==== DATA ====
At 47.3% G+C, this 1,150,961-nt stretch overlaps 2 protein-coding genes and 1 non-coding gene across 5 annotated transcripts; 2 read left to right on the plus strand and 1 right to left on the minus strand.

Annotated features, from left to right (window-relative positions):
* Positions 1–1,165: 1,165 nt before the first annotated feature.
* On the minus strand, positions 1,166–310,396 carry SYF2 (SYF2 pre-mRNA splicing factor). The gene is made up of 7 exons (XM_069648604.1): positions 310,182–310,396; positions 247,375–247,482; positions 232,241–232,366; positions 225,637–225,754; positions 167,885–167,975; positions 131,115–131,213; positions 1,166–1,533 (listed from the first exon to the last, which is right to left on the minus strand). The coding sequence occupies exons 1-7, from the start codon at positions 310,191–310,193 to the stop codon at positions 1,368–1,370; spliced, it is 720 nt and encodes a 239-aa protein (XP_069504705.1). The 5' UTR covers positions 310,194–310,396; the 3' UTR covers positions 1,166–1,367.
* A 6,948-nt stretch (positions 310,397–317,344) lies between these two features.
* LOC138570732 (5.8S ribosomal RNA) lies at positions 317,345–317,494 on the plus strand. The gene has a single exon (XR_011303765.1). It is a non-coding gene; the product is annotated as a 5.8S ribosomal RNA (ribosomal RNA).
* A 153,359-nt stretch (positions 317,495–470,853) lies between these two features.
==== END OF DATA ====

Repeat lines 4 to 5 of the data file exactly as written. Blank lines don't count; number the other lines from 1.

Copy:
* On the minus strand, positions 1,166–310,396 carry SYF2 (SYF2 pre-mRNA splicing factor). The gene is made up of 7 exons (XM_069648604.1): positions 310,182–310,396; positions 247,375–247,482; positions 232,241–232,366; positions 225,637–225,754; positions 167,885–167,975; positions 131,115–131,213; positions 1,166–1,533 (listed from the first exon to the last, which is right to left on the minus strand). The coding sequence occupies exons 1-7, from the start codon at positions 310,191–310,193 to the stop codon at positions 1,368–1,370; spliced, it is 720 nt and encodes a 239-aa protein (XP_069504705.1). The 5' UTR covers positions 310,194–310,396; the 3' UTR covers positions 1,166–1,367.
* A 6,948-nt stretch (positions 310,397–317,344) lies between these two features.